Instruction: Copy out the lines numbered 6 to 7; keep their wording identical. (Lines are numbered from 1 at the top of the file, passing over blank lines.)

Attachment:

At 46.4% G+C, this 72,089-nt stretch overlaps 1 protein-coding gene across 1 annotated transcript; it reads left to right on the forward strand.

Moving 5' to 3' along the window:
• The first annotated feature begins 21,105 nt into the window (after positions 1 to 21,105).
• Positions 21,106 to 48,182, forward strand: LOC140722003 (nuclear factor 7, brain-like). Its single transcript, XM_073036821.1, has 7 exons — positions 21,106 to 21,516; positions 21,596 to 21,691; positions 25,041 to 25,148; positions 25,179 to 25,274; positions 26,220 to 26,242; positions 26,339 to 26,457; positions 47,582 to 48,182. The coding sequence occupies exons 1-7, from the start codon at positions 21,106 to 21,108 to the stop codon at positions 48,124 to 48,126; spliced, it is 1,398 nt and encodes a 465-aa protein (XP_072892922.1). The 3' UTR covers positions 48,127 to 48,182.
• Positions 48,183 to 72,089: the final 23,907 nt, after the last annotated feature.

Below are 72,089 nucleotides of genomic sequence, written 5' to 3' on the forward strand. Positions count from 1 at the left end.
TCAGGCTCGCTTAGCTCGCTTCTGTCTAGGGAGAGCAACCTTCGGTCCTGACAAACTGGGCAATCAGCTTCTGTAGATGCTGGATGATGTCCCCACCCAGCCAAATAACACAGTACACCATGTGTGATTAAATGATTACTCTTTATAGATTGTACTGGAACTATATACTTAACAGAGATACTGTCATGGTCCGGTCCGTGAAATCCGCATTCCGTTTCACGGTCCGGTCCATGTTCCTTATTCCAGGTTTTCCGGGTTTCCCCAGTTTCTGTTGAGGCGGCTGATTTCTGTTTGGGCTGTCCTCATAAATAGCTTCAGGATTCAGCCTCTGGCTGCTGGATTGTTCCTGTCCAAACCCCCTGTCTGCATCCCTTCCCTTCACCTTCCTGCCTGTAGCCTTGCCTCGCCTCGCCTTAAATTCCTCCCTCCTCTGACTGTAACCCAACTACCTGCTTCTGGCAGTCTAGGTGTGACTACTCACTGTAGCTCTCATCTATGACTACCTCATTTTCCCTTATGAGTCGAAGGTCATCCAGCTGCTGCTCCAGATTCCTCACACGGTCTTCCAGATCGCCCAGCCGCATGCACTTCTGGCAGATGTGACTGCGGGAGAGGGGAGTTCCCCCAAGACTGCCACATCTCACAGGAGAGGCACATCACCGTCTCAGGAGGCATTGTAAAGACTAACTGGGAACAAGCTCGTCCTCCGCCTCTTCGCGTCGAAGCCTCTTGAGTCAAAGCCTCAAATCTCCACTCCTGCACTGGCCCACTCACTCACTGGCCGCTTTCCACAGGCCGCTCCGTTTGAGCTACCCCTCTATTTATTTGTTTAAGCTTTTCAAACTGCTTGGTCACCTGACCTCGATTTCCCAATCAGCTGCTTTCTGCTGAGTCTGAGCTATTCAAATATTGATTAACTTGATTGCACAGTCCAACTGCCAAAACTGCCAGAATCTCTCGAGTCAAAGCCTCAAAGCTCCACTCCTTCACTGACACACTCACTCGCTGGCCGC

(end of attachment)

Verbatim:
Below are 72,089 nucleotides of genomic sequence, written 5' to 3' on the forward strand. Positions count from 1 at the left end.
TCAGGCTCGCTTAGCTCGCTTCTGTCTAGGGAGAGCAACCTTCGGTCCTGACAAACTGGGCAATCAGCTTCTGTAGATGCTGGATGATGTCCCCACCCAGCCAAATAACACAGTACACCATGTGTGATTAAATGATTACTCTTTATAGATTGTACTGGAACTATATACTTAACAGAGATACTGTCATGGTCCGGTCCGTGAAATCCGCATTCCGTTTCACGGTCCGGTCCATGTTCCTTATTCCAGGTTTTCCGGGTTTCCCCAGTTTCTGTTGAGGCGGCTGATTTCTGTTTGGGCTGTCCTCATAAATAGCTTCAGGATTCAGCCTCTGGCTGCTGGATTGTTCCTGTCCAAACCCCCTGTCTGCATCCCTTCCCTTCACCTTCCTGCCTGTAGCCTTGCCTCGCCTCGCCTTAAATTCCTCCCTCCTCTGACTGTAACCCAACTACCTGCTTCTGGCAGTCTAGGTGTGACTACTCACTGTAGCTCTCATCTATGACTACCTCATTTTCCCTTATGAGTCGAAGGTCATCCAGCTGCTGCTCCAGATTCCTCACACGGTCTTCCAGATCGCCCAGCCGCATGCACTTCTGGCAGATGTGACTGCGGGAGAGGGGAGTTCCCCCAAGACTGCCACATCTCACAGGAGAGGCACATCACCGTCTCAGGAGGCATTGTAAAGACTAACTGGGAACAAGCTCGTCCTCCGCCTCTTCGCGTCGAAGCCTCTTGAGTCAAAGCCTCAAATCTCCACTCCTGCACTGGCCCACTCACTCACTGGCCGCTTTCCACAGGCCGCTCCGTTTGAGCTACCCCTCTATTTATTTGTTTAAGCTTTTCAAACTGCTTGGTCACCTGACCTCGATTTCCCAATCAGCTGCTTTCTGCTGAGTCTGAGCTATTCAAATATTGATTAACTTGATTGCACAGTCCAACTGCCAAAACTGCCAGAATCTCTCGAGTCAAAGCCTCAAAGCTCCACTCCTTCACTGACACACTCACTCGCTGGCCGC